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Analysis for 'Network DVR'

  • The Cablevision nDVR Decision: Winners, Losers and How it Relates to Broadband

    Last Monday's decision by the Second Circuit Court of Appeals, reversing a lower court's March 2007 ruling that Cablevision's plan to deploy a Network Digital Video Recorder (nDVR) violated copyright law has huge potential implications across the video landscape. DVR, Video on Demand and broadband video are all close cousins jockeying for position in the race to provide on-demand choice to consumers. So for those interested in broadband's deployment, it's important to understand ongoing developments in DVR and VOD as well.

    Today, I'm pleased to have Mugs Buckley and Colin Dixon, analysts at The Diffusion Group weigh in with their thoughts on last week's ruling.

    The Cablevision nDVR Decision: Winners, Losers and How it Relates to Broadband

    by Mugs Buckley and Colin Dixon, The Diffusion Group

    The August 4th Cablevision nDVR decision by the Second Circuit Court of Appeals opens up the possibility that the company will be able to move ahead with its original nDVR plan, much to the dismay of the plaintiffs, a group of major studios and TV broadcasters. For a primer on the significance of the decision, we offer the following thoughts:

    WHAT'S AN nDVR vs. a DVR?

    The root of the nDVR case is where a TV viewer's recorded show gets stored: on a hard drive in a DVR located in the home (as is the current model) or on a hard drive in a cable operator's network (as Cablevision and other network operators prefer).

    WHY DOES IT MATTER?

    To the viewer, it doesn't; since using either approach allows recording and playback of programs.

    But since the correlation between digital recording and ad-skipping is well-documented, the studios' and networks' key concern is that nDVR could dramatically accelerate recording usage, thereby accelerating the ad-skipping trend. That would be a big blow to their economic model. For Cablevision and other operators, it's all about cost. Storage in the network is much cheaper than a truck roll to a customer's home and individual DVR box deployments. nDVR also allows the operator to leverage their huge investment in VOD systems.

    WHERE DO THINGS GO FROM HERE?

    While Cablevision won its appeal, the ruling is far from conclusive. The next step is for the lower court to revisit this ruling, so when Cablevision will actually be able to roll out the nDVR service is totally unknown. They must wait for the lower court to decide if they agree with the upper court's decision, which is not expected before the end of 2008. And of course we expect the studios and content providers to file subsequent appeals.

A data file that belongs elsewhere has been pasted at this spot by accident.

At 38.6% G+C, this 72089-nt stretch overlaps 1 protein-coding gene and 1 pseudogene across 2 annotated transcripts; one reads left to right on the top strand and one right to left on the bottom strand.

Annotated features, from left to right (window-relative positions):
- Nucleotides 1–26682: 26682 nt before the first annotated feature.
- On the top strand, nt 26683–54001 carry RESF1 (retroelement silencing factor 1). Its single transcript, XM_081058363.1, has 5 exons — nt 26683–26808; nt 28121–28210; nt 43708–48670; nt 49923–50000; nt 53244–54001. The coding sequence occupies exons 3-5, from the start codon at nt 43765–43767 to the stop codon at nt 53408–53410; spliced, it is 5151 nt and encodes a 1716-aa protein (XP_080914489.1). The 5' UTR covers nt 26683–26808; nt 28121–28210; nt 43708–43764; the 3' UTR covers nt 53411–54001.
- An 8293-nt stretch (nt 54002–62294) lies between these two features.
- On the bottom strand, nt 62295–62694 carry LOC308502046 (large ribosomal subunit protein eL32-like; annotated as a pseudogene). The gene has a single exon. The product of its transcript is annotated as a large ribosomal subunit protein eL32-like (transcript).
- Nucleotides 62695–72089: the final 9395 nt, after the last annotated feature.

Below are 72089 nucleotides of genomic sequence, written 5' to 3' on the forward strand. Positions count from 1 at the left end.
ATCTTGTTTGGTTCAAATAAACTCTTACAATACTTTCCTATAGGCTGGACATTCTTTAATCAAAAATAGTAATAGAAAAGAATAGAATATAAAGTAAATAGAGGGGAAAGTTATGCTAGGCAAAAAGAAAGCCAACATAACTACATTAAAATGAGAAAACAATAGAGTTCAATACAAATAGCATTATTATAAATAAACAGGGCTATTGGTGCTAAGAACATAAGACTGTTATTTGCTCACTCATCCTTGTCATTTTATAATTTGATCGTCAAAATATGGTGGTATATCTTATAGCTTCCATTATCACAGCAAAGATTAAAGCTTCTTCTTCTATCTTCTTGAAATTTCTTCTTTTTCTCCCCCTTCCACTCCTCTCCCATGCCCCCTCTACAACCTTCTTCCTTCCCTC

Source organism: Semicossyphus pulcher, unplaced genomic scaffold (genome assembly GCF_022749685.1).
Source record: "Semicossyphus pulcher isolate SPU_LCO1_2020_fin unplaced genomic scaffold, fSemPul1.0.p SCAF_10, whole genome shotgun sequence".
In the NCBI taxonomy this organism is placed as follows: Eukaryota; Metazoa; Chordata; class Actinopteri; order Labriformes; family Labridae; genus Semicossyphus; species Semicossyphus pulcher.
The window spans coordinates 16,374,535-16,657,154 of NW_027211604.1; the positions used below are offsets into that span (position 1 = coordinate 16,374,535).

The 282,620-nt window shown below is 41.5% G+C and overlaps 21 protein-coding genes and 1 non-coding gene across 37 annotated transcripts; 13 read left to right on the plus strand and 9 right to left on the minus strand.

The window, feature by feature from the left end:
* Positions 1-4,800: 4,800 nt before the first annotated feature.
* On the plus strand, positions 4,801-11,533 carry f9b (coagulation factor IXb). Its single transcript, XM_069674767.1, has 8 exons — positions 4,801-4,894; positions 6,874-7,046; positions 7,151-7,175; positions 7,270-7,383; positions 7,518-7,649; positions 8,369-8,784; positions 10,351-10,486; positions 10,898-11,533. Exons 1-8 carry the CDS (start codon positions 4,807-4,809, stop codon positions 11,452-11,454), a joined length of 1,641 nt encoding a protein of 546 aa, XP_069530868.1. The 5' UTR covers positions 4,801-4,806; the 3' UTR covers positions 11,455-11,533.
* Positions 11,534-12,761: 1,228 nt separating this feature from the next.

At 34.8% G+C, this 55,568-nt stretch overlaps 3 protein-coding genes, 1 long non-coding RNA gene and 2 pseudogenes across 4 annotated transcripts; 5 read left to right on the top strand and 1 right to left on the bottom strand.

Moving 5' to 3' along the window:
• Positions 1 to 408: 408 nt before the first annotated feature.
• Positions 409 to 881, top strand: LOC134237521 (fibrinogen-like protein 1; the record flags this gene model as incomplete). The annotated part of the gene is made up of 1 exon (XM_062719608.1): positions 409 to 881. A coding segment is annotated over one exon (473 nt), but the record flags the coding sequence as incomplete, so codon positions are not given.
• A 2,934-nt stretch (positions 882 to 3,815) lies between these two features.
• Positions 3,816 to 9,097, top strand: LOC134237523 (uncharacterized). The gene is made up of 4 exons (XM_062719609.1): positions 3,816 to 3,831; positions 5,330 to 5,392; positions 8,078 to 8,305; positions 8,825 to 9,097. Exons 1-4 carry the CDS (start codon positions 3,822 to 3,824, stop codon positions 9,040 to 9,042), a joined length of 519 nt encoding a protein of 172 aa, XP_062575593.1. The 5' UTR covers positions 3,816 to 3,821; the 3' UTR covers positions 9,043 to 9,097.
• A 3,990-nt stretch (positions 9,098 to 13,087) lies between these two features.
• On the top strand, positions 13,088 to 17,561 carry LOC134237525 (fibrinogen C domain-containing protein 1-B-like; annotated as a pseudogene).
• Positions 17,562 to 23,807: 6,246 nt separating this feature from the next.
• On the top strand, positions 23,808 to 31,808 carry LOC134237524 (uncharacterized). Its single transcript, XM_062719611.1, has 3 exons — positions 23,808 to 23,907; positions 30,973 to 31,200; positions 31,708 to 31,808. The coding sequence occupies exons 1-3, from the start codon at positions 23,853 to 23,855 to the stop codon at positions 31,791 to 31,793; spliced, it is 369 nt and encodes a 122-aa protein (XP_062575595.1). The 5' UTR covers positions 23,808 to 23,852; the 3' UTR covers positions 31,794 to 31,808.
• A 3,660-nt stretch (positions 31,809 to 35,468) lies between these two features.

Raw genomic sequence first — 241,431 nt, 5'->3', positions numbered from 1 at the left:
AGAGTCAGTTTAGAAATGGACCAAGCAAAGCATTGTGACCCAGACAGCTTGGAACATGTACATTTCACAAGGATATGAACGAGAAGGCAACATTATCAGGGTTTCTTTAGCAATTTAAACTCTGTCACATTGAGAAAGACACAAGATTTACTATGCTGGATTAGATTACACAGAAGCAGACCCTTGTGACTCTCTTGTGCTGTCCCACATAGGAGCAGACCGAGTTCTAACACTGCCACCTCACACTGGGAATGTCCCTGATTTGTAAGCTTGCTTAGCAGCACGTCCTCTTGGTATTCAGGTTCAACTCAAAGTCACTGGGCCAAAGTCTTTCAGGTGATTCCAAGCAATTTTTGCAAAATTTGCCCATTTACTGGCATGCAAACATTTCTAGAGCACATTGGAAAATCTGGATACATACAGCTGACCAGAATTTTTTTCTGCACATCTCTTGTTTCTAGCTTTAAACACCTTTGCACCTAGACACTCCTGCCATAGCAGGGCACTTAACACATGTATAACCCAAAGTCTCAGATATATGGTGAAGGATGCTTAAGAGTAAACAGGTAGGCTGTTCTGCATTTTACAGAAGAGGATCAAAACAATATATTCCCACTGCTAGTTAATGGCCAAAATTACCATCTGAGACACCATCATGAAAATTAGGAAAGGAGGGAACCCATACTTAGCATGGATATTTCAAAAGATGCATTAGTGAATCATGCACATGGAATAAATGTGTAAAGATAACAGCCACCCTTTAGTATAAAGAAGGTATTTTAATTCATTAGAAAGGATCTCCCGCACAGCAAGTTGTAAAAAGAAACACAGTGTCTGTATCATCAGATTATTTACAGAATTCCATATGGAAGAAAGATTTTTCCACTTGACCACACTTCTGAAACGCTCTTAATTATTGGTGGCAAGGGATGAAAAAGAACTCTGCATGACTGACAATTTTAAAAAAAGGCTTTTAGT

WHERE DO OTHER OPERATORS STAND?

    If Cablevision wins, other cable and telco network operators will implement nDVR too. For example, Time Warner Cable's CEO Glenn Britt told Multichannel News on August 6th, "We've said for a long time that a centralized network DVR is a better engineering solution than having hard drives all over everybody's home. If this particular court case is upheld, we will deploy that."

    AND THE BROADBAND IMPLICATIONS?

    Should the ruling stand, a company like TiVo could possibly be able to capitalize on it by delivering the nDVR experience over broadband. Of course, TiVo's been shifting its model to work with service providers anyway, so this may not be a strategy it would pursue.

    As for other broadband implications, this is where the interplay between nDVR, VOD and broadband video can get murky. For instance, sites like Hulu and ABC.com are already storing programs in the network (albeit in a way that they control) for on-demand consumption. This obviates the requirement that the consumer take the action to record say the latest episode of "The Office" in a DVR or nDVR environment.

    And of course, the content providers control the ad insertion (although presumably they could do that for nDVR as well). Other than making ALL TV programs available vs. just the subset currently available for broadband delivery (and VOD) and the fact that nDVR can be viewed easily on TVs, which is not currently the case for broadband, the differences between nDVR and broadband start to feel quite blurry.

    As you can see, nDVR has lots of implications for everyone in the video value chain.

    Bottom line: Much more to come. Stay tuned.

     
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